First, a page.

Pubdate: Sun, 09 Nov 2014
Source: Sun-Sentinel (Fort Lauderdale, FL)
Copyright: 2014 Sun-Sentinel Company
Author: Dan Sweeney
Page: 1B


Maybe the second time's the charm.

After the defeat of Amendment 2, the medical marijuana initiative his 
money largely got on the ballot, Orlando attorney John Morgan is 
already looking toward 2016.

"We walked through a forest that we'd never been through before," 
Morgan said. "But on the walk through the forest, we've tied ribbons 
around trees. We have markings now. When we walk through this forest 
again, we won't be in the dark. We'll be walking by familiar places."

And that next trip through the forest will come sooner than you might think.

"The state Legislature may look at this and go 'we need to do 
something,' even though it could be watered down, but we need to do 
something," Morgan said. "I think what we have to do is we have to 
run parallel paths. We have to have already begun collecting 
signatures, if not have them already collected by the time we get to 
the session."

To get an amendment on the ballot, Morgan's group must get 683,149 
signatures, 8 percent of the 2012 presidential election turnout in Florida.

The next legislative session starts in March. To put pressure on 
legislators to pass a full-scale medical marijuana bill, Morgan wants 
to have the petition drive completed in the next four months.

Rather than face a medical marijuana initiative on the ballot in 
2016, the Republican-dominated state Legislature will pass a state 
law expanding medical marijuana far beyond the Charlotte's Web bill 
passed last session. That bill legalized only one strain of marijuana 
that is thought to help children with epilepsy.

"It's like saying we're legalizing guns but not selling bullets," 
Morgan said. "Charlotte's Web doesn't do [anything] for 99 percent of 
the people who need it. It's essential for children with epilepsy, 
but different versions and different strains of marijuana do 
different things for different people."

And if the Legislature doesn't act, voters could vote on medical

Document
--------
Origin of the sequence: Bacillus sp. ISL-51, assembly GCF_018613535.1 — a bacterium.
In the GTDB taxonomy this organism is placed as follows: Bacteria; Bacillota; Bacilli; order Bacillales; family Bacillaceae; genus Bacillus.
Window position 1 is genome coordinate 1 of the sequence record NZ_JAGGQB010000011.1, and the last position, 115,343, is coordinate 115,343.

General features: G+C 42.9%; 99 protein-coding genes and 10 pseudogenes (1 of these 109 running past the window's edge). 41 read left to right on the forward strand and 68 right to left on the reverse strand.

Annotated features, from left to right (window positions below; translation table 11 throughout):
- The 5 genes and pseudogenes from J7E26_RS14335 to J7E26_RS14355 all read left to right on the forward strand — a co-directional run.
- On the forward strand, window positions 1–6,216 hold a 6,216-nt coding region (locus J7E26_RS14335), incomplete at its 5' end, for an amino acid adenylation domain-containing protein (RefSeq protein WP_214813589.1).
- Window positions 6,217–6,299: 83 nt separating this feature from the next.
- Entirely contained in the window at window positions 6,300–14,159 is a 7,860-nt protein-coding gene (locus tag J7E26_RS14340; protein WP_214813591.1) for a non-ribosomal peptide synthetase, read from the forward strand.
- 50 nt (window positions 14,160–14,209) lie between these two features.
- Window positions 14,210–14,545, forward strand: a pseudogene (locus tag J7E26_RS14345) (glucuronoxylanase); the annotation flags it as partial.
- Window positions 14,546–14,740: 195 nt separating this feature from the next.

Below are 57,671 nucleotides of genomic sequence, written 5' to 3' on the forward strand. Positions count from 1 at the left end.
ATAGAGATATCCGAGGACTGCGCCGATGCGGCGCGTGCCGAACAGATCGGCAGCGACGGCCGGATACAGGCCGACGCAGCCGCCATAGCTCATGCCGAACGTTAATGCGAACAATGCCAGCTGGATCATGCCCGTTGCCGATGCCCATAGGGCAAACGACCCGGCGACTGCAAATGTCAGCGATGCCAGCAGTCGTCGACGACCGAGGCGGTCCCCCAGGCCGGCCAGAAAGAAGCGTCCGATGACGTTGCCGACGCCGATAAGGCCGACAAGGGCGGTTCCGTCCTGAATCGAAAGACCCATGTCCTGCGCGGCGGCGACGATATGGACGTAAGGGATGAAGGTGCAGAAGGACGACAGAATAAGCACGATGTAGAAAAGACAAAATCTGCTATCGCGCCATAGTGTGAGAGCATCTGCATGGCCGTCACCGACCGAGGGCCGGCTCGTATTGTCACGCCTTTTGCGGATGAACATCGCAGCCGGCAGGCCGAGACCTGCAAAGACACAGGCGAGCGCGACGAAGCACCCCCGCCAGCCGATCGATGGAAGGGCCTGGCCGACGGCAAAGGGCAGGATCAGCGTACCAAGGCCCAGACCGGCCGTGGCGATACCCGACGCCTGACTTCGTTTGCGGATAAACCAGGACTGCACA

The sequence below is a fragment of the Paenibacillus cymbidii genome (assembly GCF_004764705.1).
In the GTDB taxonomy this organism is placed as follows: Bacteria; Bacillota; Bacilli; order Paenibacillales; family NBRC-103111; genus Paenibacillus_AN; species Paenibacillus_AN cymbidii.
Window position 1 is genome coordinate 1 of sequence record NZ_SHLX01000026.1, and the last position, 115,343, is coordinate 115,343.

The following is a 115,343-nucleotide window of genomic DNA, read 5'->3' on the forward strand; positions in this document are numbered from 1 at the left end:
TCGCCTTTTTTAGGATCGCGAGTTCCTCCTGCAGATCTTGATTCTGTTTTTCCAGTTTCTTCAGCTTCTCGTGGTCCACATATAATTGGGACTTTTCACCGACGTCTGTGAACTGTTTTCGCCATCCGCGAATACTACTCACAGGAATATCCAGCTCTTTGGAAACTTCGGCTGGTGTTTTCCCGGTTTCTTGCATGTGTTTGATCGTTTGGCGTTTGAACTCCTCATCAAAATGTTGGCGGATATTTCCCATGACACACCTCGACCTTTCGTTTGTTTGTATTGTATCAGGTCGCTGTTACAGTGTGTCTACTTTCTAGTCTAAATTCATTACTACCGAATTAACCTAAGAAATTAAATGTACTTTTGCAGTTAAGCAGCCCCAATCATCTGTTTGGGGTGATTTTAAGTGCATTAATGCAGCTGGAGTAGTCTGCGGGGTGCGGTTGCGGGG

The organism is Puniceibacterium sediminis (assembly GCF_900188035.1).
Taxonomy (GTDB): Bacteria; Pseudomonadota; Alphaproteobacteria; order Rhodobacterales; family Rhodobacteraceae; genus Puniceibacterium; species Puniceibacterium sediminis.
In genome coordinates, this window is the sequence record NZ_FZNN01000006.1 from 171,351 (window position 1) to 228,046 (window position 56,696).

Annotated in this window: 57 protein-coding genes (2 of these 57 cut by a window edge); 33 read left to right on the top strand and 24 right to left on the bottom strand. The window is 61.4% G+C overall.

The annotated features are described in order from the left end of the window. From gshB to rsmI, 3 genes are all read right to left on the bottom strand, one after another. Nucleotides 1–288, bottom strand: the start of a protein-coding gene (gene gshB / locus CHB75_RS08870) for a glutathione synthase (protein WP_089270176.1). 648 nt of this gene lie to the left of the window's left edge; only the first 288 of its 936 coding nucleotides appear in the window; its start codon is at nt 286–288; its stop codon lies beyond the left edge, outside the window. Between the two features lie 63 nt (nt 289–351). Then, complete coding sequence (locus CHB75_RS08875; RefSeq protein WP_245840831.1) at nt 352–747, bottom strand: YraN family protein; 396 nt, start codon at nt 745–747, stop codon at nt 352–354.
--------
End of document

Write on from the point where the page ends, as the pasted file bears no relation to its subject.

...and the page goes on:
marijuana in 2016- and maybe more.

"I may even have two amendments. I may have the medical marijuana 
amendment and a full legalization amendment, see what they do with 
that," Morgan said. "If I'm collecting signatures, I just have people 
sign one for each. I can collect them both at the same price."

But if the state Legislature doesn't act, and if Morgan gets medical 
marijuana back on the ballot, who's to say it can get to 60 percent in 2016?

"The more turnout there is in the state of Florida, the better chance 
this has," Morgan said. "And turnout in a presidential election will 
be gigantic."

Morgan will have to rely on that increased turnout among potential 
supporters of medical marijuana if a new amendment drive is to find 
success. He only needs a few thousand more votes.

Late Tuesday night, the percentage of voters who said yes to medical 
marijuana began slowly, agonizingly slowly, creeping upward from 56 
percent, where it had been stalled for at least half an hour. It 
passed 57 percent, and each new report of votes counted caused the 
number to tick just a few tenths of a percent higher - 57.1 became 
57.25 then 57.45. Then it hit 57.6, and there were no more votes to 
be counted. Out of the 5.8 million votes cast, it came down to about 
a hundred thousand.

"The people of Florida have spoken," said Drug Free America 
Foundation director Calvina Fay on election night. "By rejecting this 
misguided amendment, they chose to safeguard our communities and 
ensure a safer and more prosperous future."

The knives even came out among medical marijuana supporters.

"Next time medical marijuana is on the ballot, organizers should put 
patients and medical professionals at the forefront of the campaign 
rather than relying on a well-meaning but much less sympathetic 
political donor as the chief spokesperson," said Tom Angell, the 
chairman of Marijuana Majority.

Morgan is not just a political donor, but an admittedly partisan one. 
He contributes to Democratic causes, and his law firm employs 
unsuccessful Democratic governor candidate Charlie Crist.

To run the campaign, Morgan hired a Democratic political consultant, 
Ben Pollara.

The opposition group to Amendment 2, Drug Free Florida, was backed by 
Las Vegas casino magnate Sheldon Adelson, the largest single donor to 
Republicans in 2012. Of the $6.3 million the opposition group Drug 
Free Florida raised, $5.5 million of it came from Adelson, and Drug 
Free Florida was managed by Republican-oriented lobbyists.

That back-and-forth between the two sides lent the campaign an air of 
partisanship rather than being a neutral debate over medical 
marijuana. But Morgan does not think his involvement was a liability 
to the cause the way Angell of the Marijuana Majority suggested.

"It was a problem and a help," Morgan said. "I agree with the guy 
from Marijuana Majority that patients should be out there in the 
forefront. But when we started, the one thing I did bring was 
attention. [People United] had been going on for years, but it only 
got attention when I got involved. ... I think [they're] right for 
the second go 'round, but not the first. And it won't happen on the 
second go 'round."
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MAP posted-by: Jay Bergstrom